Battle of Kunyang

Annie Lee | Sep 28, 2022

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The Battle of Kunyang (昆陽之戰), which took place between June and July of A.D. 23, pitted the Lulin troops against those of the Xin Dynasty. The Lulin forces were commanded by Liu Xiu, who would later become Han Emperor Guang Wudi, while the much larger Xin troops were under the command of Wang Yi and Wang Xun (王尋). Wang Xun is killed while launching a senseless attack on Liu's forces with a small contingent of his soldiers. The Lulin soldiers disrupt the rest of the Xin army, forcing Wang Yi to withdraw. This decisive battle led to the fall of the Xin dynasty.

At the end of the Xin dynasty, peasant rebellions broke out all over the country. They were all aimed at Wang Mang, the founder and sole emperor of the Xin dynasty, who had proved incompetent during his years of rule. Calls for the restoration of the Han dynasty, overthrown by Wang Mang, were growing. Listening to these calls, the leaders of the Lulin rebellion proposed Liu Xuan to become the emperor of the new Han dynasty.

Wang Mang decided to crush this new Han dynasty before it could grow. To carry out this mission, he sent his cousin Wang Yi and his Prime Minister Wang Xun to attack the Lulin, with a powerful army of several hundred thousand men. To resist such a deployment of power, the troops of Lulin are divided into two :

Wang Feng, Wang Chang and Liu Xiu quickly seize the castles of Kunyang (昆陽), Dingling (定陵) and Yanxian (郾縣). Meanwhile, Liu Xiu began to attack Yangguan (關), but after learning of the arrival of the bulk of the Xin troops, he decided to retreat to Kunyang. The 9,000 Lulin soldiers in Kunyang, greatly outnumbered by the Xin, initially wanted to disperse and retreat to Jingzhou, but Liu Xiu objected. He advocated staying in Kunyang where the soldiers would be safer, as a dispersed army would be easy prey. Liu Xiu promised to gather all other available troops in the surrounding areas and attack the Xin forces from outside the city. After initially rejecting Liu Xiu's idea, the rebel soldiers eventually agree.

As the Xin forces approached Kunyang from the north, Liu Xiu took advantage of the night to ride out of the city with 13 horsemen in order to get reinforcements from Dingling and Yanxian.

Wang Yi, the commander of the Xin army, betting everything on his enormous numbers, declares that his army will "annihilate everything in its path, massacre (the inhabitants of) the city and dance in (their) blood. He immediately began to lay siege to the city. Faced with siege towers and tunnels dug under the castle walls, the defenders of Kunyang resisted until the return of Liu Xiu, who arrived on July 7 with 10,000 infantrymen and horsemen. At this point, the morale of the Xin troops fell, while that of the Lulin soldiers rose with Liu's return. Liu seized the opportunity to attack the Xin with 1,000 men, while another brigade of 3,000 soldiers moved to the rear of the Xin to attack their main camp. Wang Yi, who continued to underestimate the Lulin, personally took command of 10,000 men and left with Wang Xun to attack the enemy, while ordering the rest of his troops to stay in their positions unless he ordered them to attack. However, once engaged in the battle, and seeing that Yi suffered slight losses, the other units were reluctant to help them and finally Liu Xiu killed Wang Xun in battle. After Xun's death, the Lulin soldiers inside Kunyang all leave the city and attack the other Xin units. Despite its much larger numbers, the Xin army collapses and its troops are routed. Adding to the misery of the Xin forces was a sudden storm that caused an equally sudden flood, which caused many fleeing men to drown.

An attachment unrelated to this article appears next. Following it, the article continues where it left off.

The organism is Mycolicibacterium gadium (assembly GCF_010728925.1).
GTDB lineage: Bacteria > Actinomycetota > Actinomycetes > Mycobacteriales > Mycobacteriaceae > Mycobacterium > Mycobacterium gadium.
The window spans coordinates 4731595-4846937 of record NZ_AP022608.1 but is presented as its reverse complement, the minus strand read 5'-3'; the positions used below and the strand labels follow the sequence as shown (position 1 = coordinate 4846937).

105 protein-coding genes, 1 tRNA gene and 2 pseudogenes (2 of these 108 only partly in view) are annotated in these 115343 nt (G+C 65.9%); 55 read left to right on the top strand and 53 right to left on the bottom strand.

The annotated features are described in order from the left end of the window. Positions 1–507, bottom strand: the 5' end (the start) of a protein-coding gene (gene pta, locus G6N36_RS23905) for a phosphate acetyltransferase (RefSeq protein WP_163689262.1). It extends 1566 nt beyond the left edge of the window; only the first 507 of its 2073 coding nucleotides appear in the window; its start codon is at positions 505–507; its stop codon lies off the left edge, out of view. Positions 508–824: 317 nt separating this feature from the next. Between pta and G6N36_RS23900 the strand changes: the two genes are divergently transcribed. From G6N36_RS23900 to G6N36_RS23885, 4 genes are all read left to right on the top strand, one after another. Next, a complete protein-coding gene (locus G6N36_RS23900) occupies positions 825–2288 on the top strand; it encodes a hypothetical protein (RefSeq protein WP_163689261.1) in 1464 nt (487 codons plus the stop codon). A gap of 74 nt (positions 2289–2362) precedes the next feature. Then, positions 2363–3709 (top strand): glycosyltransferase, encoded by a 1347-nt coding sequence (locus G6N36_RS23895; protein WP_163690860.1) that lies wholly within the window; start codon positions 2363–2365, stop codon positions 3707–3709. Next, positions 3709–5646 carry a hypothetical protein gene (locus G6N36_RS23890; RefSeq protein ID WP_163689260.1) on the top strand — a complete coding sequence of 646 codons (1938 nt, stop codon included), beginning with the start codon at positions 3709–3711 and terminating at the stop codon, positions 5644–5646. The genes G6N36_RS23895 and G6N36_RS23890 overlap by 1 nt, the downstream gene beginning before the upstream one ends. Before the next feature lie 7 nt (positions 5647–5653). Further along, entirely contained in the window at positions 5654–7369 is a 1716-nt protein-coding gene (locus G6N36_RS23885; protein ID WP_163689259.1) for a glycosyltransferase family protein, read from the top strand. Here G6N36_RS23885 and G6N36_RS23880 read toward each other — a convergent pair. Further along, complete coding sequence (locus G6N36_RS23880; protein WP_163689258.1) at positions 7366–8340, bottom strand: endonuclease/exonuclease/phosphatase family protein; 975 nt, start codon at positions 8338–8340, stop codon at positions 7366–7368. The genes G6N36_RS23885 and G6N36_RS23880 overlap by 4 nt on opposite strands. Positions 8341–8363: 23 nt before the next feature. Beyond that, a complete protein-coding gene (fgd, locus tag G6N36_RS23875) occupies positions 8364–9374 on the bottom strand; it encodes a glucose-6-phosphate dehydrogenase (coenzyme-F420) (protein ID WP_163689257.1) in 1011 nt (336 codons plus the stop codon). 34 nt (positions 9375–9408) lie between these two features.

Unable to gather most of his men, Wang Yi had to withdraw with the few thousand soldiers he had left to return to Luoyang. As soon as the news of the battle of Kunyang spread throughout the empire, popular uprisings multiplied in the four corners of the empire, the leaders of these revolts often ending up killing the representatives of the local government and presenting themselves as representatives of the new Han regime. Within a month, almost the whole of China escaped the control of the Xin dynasty, which finally collapsed on October 6, 23, when Wang Man was killed in his palace in Chang'an.

Finally, after many years of civil war, Liu Xiu eliminated his rivals one by one and reunified China under the authority of the Eastern Han.


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